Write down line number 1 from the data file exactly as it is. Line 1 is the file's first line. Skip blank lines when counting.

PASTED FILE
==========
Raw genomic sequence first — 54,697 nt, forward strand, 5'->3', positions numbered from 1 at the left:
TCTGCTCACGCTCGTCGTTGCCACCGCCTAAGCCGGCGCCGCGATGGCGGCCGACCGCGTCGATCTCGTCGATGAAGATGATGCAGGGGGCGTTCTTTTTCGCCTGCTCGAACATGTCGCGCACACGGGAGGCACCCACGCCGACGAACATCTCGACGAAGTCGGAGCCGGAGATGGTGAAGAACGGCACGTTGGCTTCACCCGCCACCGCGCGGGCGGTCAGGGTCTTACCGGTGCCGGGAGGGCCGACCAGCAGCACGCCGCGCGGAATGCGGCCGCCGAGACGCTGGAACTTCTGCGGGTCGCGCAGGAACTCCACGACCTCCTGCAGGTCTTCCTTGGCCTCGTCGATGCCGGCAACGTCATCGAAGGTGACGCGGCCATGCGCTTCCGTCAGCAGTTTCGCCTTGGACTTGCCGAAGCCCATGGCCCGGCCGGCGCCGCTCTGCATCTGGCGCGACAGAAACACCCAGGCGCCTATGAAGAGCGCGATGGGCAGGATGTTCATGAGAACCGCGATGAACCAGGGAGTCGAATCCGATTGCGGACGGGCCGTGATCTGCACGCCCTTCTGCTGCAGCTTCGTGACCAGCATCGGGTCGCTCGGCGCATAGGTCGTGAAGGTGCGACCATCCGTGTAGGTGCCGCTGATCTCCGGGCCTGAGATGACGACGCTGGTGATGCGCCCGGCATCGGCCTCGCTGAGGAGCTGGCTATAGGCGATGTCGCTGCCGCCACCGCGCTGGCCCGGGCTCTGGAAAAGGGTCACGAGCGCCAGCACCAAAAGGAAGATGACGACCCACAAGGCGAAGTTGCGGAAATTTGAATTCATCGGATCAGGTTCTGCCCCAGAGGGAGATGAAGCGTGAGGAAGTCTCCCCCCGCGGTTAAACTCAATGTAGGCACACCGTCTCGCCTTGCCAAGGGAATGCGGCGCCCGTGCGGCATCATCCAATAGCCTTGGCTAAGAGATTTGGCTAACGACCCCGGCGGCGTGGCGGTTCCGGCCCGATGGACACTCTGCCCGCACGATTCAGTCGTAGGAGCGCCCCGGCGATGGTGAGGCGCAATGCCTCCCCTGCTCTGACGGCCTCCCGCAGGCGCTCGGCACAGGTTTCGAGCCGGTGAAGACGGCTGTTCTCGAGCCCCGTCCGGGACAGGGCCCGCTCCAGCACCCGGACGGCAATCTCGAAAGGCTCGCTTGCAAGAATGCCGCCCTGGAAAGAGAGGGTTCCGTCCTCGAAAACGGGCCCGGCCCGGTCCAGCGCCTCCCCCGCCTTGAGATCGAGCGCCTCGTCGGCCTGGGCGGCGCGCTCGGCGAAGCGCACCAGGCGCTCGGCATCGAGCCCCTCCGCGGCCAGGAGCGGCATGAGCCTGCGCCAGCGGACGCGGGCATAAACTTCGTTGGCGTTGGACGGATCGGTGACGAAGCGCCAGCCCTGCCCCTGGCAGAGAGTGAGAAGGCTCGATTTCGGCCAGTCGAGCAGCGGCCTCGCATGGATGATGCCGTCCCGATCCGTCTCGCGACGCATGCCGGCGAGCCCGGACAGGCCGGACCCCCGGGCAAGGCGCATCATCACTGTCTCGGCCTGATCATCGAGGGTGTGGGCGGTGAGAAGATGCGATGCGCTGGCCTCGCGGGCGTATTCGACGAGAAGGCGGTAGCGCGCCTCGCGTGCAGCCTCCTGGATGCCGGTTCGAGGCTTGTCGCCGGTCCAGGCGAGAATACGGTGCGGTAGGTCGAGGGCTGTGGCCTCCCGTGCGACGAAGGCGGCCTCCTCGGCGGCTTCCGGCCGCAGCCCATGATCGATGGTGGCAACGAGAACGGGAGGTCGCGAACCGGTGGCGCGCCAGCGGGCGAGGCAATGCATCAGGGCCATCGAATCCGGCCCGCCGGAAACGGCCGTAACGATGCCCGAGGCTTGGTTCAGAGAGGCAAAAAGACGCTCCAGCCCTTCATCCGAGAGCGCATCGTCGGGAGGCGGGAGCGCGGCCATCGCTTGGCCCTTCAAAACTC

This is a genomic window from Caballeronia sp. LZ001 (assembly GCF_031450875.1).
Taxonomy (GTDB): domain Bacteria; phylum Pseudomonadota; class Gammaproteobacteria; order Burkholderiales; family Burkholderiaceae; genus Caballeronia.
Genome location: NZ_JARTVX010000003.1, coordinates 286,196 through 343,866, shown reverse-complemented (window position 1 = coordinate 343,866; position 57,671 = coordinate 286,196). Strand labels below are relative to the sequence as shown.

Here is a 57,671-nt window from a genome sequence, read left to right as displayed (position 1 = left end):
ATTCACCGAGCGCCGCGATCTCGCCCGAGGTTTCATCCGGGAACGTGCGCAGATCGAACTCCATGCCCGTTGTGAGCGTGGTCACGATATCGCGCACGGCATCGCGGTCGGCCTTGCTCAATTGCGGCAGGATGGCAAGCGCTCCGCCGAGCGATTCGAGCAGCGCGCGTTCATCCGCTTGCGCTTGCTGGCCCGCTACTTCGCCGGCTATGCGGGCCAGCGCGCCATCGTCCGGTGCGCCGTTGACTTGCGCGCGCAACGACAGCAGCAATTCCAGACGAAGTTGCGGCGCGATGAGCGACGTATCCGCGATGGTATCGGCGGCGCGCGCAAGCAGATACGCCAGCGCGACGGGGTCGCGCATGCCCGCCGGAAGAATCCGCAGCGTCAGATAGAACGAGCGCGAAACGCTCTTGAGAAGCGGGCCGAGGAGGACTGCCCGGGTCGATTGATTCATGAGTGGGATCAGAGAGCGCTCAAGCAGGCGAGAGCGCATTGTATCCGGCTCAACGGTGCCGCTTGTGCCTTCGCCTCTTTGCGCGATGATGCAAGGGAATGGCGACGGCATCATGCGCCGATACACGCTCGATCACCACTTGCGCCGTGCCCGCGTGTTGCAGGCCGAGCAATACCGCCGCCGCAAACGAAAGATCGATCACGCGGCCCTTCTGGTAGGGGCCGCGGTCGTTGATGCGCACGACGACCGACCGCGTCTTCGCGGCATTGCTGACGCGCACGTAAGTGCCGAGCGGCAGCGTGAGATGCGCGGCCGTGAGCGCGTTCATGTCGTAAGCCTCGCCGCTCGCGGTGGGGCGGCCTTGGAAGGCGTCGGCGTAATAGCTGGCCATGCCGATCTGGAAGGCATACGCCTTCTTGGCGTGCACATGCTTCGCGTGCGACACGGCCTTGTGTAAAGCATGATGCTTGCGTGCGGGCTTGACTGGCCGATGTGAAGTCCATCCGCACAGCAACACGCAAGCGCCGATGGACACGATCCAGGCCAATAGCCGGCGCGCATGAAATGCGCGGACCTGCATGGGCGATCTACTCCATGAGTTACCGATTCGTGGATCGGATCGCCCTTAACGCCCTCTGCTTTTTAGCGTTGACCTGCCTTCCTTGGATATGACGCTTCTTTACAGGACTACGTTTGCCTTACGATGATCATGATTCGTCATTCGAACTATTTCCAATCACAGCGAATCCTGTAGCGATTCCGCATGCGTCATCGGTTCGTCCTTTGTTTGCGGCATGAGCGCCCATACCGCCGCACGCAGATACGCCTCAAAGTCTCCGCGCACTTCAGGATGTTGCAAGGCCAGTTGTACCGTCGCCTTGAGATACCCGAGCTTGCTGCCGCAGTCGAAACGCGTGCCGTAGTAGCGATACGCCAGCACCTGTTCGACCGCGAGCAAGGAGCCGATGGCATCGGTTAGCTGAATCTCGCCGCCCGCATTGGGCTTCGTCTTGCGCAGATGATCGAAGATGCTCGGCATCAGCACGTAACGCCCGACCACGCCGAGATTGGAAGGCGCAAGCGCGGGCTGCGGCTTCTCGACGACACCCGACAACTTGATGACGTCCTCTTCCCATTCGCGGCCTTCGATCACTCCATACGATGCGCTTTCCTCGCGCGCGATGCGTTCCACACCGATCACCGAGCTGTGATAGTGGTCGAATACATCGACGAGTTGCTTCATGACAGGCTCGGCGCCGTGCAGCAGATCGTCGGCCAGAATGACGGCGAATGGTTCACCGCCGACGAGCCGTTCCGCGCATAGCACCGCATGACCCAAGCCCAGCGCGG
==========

Raw genomic sequence first — 54,697 nt, forward strand, 5'->3', positions numbered from 1 at the left: